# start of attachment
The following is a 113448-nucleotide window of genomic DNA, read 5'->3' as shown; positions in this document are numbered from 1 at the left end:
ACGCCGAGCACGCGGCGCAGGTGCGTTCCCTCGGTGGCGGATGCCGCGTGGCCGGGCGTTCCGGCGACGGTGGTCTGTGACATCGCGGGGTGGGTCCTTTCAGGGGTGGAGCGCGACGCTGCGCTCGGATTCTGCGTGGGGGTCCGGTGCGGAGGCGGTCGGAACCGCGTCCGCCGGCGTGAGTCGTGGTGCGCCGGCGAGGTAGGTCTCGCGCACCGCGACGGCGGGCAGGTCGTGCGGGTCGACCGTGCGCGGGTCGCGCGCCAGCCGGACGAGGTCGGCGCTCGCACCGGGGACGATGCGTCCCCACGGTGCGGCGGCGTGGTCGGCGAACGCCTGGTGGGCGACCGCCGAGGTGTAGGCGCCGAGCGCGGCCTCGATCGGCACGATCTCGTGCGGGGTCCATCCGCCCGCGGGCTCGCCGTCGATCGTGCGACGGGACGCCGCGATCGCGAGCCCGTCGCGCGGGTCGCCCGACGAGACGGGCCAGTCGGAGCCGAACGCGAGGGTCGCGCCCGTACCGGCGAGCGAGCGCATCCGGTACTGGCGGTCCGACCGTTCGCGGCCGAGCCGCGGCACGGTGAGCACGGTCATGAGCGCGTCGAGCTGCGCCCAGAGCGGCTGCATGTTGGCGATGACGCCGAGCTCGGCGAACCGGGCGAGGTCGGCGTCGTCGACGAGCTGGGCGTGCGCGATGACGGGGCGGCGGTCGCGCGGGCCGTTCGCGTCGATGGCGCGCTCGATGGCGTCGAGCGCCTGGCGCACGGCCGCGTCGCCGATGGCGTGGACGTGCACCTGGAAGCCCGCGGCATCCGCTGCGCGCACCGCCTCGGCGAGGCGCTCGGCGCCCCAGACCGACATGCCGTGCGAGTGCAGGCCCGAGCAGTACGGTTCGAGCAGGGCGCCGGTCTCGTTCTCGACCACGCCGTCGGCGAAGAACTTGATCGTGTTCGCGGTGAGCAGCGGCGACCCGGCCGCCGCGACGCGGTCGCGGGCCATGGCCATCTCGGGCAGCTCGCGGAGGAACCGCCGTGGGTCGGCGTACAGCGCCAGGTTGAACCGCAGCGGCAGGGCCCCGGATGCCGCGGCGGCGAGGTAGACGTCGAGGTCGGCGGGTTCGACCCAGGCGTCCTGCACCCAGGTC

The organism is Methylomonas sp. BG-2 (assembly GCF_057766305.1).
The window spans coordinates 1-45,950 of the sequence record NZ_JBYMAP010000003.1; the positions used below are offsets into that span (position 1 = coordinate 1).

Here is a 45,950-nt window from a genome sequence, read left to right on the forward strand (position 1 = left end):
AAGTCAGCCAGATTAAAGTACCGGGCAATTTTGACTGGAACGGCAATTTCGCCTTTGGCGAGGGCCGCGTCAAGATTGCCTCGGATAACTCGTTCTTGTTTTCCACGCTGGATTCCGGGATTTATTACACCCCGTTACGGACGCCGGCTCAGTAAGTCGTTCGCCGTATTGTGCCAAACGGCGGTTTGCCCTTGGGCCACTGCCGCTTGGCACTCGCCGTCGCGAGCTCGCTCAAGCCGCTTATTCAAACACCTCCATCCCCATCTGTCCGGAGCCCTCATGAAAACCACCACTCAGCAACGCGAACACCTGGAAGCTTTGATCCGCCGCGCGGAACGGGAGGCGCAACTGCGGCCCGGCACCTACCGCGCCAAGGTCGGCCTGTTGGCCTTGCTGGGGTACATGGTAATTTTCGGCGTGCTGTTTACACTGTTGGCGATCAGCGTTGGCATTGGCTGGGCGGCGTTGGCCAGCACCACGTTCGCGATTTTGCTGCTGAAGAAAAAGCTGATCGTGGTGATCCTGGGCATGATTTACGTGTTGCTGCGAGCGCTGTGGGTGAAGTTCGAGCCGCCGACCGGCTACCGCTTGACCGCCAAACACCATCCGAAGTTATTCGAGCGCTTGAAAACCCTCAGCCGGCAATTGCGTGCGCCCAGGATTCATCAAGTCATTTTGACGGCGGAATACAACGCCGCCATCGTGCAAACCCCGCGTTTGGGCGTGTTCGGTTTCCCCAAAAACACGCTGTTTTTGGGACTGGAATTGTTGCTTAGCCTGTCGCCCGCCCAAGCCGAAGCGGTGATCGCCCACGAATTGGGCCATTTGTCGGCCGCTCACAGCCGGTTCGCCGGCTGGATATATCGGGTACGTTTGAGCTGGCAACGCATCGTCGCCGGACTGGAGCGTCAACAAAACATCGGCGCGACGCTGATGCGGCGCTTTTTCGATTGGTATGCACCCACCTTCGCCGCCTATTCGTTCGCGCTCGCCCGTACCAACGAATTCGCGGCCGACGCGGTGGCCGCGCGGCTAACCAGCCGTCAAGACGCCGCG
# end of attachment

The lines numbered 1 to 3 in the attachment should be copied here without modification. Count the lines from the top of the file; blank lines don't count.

The following is a 113448-nucleotide window of genomic DNA, read 5'->3' as shown; positions in this document are numbered from 1 at the left end:
ACGCCGAGCACGCGGCGCAGGTGCGTTCCCTCGGTGGCGGATGCCGCGTGGCCGGGCGTTCCGGCGACGGTGGTCTGTGACATCGCGGGGTGGGTCCTTTCAGGGGTGGAGCGCGACGCTGCGCTCGGATTCTGCGTGGGGGTCCGGTGCGGAGGCGGTCGGAACCGCGTCCGCCGGCGTGAGTCGTGGTGCGCCGGCGAGGTAGGTCTCGCGCACCGCGACGGCGGGCAGGTCGTGCGGGTCGACCGTGCGCGGGTCGCGCGCCAGCCGGACGAGGTCGGCGCTCGCACCGGGGACGATGCGTCCCCACGGTGCGGCGGCGTGGTCGGCGAACGCCTGGTGGGCGACCGCCGAGGTGTAGGCGCCGAGCGCGGCCTCGATCGGCACGATCTCGTGCGGGGTCCATCCGCCCGCGGGCTCGCCGTCGATCGTGCGACGGGACGCCGCGATCGCGAGCCCGTCGCGCGGGTCGCCCGACGAGACGGGCCAGTCGGAGCCGAACGCGAGGGTCGCGCCCGTACCGGCGAGCGAGCGCATCCGGTACTGGCGGTCCGACCGTTCGCGGCCGAGCCGCGGCACGGTGAGCACGGTCATGAGCGCGTCGAGCTGCGCCCAGAGCGGCTGCATGTTGGCGATGACGCCGAGCTCGGCGAACCGGGCGAGGTCGGCGTCGTCGACGAGCTGGGCGTGCGCGATGACGGGGCGGCGGTCGCGCGGGCCGTTCGCGTCGATGGCGCGCTCGATGGCGTCGAGCGCCTGGCGCACGGCCGCGTCGCCGATGGCGTGGACGTGCACCTGGAAGCCCGCGGCATCCGCTGCGCGCACCGCCTCGGCGAGGCGCTCGGCGCCCCAGACCGACATGCCGTGCGAGTGCAGGCCCGAGCAGTACGGTTCGAGCAGGGCGCCGGTCTCGTTCTCGACCACGCCGTCGGCGAAGAACTTGATCGTGTTCGCGGTGAGCAGCGGCGACCCGGCCGCCGCGACGCGGTCGCGGGCCATGGCCATCTCGGGCAGCTCGCGGAGGAACCGCCGTGGGTCGGCGTACAGCGCCAGGTTGAACCGCAGCGGCAGGGCCCCGGATGCCGCGGCGGCGAGGTAGACGTCGAGGTCGGCGGGTTCGACCCAGGCGTCCTGCACCCAGGTC

The organism is Methylomonas sp. BG-2 (assembly GCF_057766305.1).